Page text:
Next up is BJ Burton, the only expert who writes about the tiny people who live on Dartmoor.
How do you strike the balance between writing something you want to write and writing something that people want to read, in terms of the compromises you make, if any?
This is a beautiful world and we are the only species on the planet that is equipped to appreciate that beauty. I’d like to blatantly confront those elements of the human race whose selfish, greedy actions damage our world, but if a novel becomes a polemic no one will read it. I have to be a lot more subtle, create characters that readers will really care about, and show how they are affected by what is going on.
What excites, attracts or appeals to you about the genre(s) you write in?
My two novels have to have the ‘fantasy’ tag attached but, despite the wide range of material in that genre, I’m not sure that they actually sit in there very comfortably. I can honestly say that they are unlike any other book I’ve ever read. I enjoy writing them because it’s fun to create normal, likeable characters and then watch how they react when really strange things start to happen.
Do you have a box, drawer, folder etc where you keep thoughts and ideas for future stories? Such as names you have come across, bits of dialogue, ideas, characters - even if you have no idea when you might use them?
If only I could be that organised! Everything is in my head. I work on the assumption that if I forget something, it probably wasn’t worth remembering.
How do you manage plot bunnies (ideas that invade your mind that aren’t usually helpful to the story you’re writing but breed like...er...bunnies)?
I’m not in any hurry to finish a book. It’s four years since my second book was published in paperback, although both have since been published as ebooks. I haven’t been totally idle in the meantime as I’ve been editing for other authors, but it’s the creative process that is enjoyable and I love the plot bunnies. I frequently catch myself leaning on my spade, making no progress with the gardening, while my imagination takes a plot off in all sorts of insane directions. I can keep myself entertained for hours, but eventually the lunacy is filtered out and the book stays on course.
How much of you is in your characters?
A lot. In ‘Dartmoor…The Saving’, Bob Johnson, who gives up his job as a chartered accountant to become a Dartmoor Ranger, has my attitudes, my sense of humour and my sense of bewilderment at what goes on around me. There’s also a lot of me in the central character of my new novel which should be out in March.
Do you become so wrapped up in your writing that your spouse wonders if they're married to you or one of your characters?
Bearing in mind what I’ve just said, I’m sure Cheryl doesn’t doubt for a moment that she is married to my characters.
What type of book do you like reading? Is it the same genre as you write?
I read and enjoy all sorts of books. Historical fiction from the likes of Patrick Cornwell and C J Sansom provide escapist entertainment. I love the humour of ‘Pickwick Papers’, ‘Diary of a Nobody’ and the works of P G Wodehouse – it’s a warm, gentle style that no one seems to write anymore. If it’s set in the current day then I like a book that gives me a jolt and makes me take a fresh look at some aspect of life.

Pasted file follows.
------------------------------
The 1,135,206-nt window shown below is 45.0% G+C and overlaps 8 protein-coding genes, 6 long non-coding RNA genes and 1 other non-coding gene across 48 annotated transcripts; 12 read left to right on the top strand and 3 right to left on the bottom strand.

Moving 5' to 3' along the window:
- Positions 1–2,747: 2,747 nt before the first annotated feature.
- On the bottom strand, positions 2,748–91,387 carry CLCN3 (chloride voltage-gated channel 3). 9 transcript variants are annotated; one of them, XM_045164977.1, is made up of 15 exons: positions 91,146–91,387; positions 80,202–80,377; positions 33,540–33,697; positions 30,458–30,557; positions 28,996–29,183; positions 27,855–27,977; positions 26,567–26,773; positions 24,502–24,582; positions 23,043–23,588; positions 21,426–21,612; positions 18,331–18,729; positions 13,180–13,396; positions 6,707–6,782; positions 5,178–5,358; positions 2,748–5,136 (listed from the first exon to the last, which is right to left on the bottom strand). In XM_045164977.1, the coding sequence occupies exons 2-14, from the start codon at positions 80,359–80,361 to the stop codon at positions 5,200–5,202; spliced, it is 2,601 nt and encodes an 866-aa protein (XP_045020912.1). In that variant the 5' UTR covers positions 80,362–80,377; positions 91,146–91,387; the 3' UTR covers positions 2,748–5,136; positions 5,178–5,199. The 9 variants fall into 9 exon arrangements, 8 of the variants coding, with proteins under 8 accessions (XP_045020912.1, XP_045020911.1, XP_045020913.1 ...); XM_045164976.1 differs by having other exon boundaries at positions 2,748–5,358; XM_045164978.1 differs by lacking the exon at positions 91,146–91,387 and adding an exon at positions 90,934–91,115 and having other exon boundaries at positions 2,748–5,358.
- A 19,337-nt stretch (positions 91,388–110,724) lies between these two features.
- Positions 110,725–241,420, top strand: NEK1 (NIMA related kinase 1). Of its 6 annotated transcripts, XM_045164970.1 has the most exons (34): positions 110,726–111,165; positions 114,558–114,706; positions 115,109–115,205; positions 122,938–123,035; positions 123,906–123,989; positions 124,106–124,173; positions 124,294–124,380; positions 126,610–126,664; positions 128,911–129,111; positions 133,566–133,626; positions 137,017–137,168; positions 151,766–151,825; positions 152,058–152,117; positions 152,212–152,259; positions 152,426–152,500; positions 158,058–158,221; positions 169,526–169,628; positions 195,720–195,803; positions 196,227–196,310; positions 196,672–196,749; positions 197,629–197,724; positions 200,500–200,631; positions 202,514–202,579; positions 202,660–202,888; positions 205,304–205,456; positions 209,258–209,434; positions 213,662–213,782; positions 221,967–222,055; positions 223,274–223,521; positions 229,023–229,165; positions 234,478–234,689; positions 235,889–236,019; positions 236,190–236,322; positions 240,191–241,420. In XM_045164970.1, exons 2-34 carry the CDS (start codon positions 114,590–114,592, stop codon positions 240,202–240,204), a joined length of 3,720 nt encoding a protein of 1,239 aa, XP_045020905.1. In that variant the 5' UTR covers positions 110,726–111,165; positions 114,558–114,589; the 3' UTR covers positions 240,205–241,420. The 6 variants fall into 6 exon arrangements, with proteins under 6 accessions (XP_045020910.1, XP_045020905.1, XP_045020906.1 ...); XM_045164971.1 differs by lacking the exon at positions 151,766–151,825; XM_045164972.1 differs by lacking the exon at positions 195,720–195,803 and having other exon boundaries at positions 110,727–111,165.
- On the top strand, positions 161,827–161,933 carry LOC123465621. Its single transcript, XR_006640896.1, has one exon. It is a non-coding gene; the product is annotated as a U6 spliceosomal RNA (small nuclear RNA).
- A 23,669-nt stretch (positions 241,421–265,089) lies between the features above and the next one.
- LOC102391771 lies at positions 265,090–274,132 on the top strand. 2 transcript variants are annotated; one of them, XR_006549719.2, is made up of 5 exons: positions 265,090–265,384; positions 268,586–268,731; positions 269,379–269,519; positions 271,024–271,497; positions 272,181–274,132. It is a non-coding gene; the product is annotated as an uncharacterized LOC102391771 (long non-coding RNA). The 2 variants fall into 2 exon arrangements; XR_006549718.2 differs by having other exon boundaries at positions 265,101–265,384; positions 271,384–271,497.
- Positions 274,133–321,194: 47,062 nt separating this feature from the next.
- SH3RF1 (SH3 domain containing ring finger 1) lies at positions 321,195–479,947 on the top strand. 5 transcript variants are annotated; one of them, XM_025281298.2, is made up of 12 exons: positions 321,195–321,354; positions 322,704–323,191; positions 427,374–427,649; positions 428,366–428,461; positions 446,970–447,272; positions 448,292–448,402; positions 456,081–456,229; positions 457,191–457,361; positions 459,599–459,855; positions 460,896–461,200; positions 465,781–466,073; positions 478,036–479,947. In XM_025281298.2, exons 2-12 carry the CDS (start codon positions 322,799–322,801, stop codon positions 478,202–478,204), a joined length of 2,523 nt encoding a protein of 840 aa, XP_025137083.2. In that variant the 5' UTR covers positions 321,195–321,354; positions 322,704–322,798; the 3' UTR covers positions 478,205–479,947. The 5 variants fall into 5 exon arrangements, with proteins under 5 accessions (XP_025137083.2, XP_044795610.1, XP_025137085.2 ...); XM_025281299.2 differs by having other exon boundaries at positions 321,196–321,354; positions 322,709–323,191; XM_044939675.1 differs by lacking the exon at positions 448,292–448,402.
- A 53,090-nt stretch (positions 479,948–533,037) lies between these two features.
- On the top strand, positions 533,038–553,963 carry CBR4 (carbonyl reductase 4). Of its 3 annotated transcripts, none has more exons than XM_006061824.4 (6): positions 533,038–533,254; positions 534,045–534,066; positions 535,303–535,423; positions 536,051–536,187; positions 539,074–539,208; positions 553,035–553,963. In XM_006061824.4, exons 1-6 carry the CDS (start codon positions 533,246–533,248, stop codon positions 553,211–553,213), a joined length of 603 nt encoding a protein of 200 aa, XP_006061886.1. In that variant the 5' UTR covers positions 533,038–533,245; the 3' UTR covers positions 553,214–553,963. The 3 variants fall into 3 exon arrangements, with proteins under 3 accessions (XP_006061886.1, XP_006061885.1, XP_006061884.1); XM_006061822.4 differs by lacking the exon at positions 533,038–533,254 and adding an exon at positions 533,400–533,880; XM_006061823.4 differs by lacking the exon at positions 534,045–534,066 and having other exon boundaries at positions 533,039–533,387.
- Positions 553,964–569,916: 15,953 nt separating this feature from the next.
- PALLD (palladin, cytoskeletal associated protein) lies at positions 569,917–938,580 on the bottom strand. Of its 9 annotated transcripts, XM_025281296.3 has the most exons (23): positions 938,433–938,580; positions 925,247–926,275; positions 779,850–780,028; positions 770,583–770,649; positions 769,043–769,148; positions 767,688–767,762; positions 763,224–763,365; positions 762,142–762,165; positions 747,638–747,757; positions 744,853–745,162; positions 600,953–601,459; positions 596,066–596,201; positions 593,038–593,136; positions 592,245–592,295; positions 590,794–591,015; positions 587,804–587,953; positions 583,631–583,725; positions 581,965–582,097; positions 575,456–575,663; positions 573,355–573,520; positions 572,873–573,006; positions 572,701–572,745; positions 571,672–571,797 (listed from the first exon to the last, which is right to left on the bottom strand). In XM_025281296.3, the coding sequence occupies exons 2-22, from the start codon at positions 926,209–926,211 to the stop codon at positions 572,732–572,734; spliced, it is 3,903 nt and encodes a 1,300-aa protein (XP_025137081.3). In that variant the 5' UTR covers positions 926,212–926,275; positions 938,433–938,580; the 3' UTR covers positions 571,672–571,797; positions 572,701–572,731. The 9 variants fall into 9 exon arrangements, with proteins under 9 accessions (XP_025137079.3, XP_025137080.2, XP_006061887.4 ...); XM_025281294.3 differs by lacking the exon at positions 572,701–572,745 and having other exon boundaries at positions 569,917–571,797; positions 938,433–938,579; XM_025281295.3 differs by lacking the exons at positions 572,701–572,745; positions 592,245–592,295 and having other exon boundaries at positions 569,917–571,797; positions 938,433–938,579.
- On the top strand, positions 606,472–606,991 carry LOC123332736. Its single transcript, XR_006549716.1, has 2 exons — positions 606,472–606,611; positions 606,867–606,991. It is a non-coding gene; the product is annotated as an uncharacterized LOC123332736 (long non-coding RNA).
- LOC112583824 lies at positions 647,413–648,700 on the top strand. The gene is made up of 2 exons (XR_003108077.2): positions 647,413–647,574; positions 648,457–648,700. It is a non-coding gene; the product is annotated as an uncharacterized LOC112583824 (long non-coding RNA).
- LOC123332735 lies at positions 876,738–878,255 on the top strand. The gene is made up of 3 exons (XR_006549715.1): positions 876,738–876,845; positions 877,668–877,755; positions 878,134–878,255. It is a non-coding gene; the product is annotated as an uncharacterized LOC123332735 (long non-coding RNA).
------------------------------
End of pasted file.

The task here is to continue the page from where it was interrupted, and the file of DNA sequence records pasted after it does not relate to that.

What lengths do you go to to convince us readers that your book has the X factor?
I do a lot of research to try to ensure that there are no inaccuracies to irritate the reader and I unashamedly go for the heartstrings. If I can make readers laugh and cry they will remember the book. I try to burn the characters into their memories. When they finish the last page I don’t want them simply reaching out for their next book, I want them sitting there, lost in thought – so I give them a powerful ending.
How do you feel when a reader points out the spelling mistake(s) you have made?
So far it hasn’t happened. The thought of taking delivery of thousands of printed copies, and then finding typos, was so horrifying that I sweated blood over the typescripts. I may have removed all the typos (or maybe I haven’t and no one has troubled to point them out), but I was taken to task by crime writer Rebecca Tope because I’d slipped into colloquial usage and occasionally used ‘sat’ instead of ‘sitting’. I know what she means; it’s the sort of thing that makes me cringe, but at least with ebooks mistakes are easily corrected and I’ll be pleased that a reader cares enough about the book to want it made perfect.
What do you like most about visiting KUF/forums?
It’s absolutely fascinating. In some ways it’s like other bookie forums with readers chatting about books ( how the hell does Joo find time to read and review so many?), but it’s unique in the way that the author members operate a mutual help society addressing each other’s anxieties and problems. I suspect that anyone visiting the forum purely as a reader may get the impression that they’ve stumbled into a literary bedlam – but long may it last.
What is on your near horizon?
I suppose I should be terribly earnest and say my next book – but it wouldn’t be true. The only thing I’m thinking about is Christmas. I have never lost my child-like enthusiasm for it. The carol concerts, the tree, the presents beneath, the decorations, the family gathering, all out for the quick pub crawl on Christmas morning and then back for dinner with everyone helping out – I love it. And this year I get to take my three-year-old granddaughter to her first panto! I can’t wait.
Where can we find you for more information?
I have a website, www.bjburton.co.uk where I post the occasional blog. Cheryl and I run Moorhen Publishing, as a retirement hobby, with its own site www.moorhenpublishing.co.uk
If anyone fancies a chat about anything, please email me at email@example.com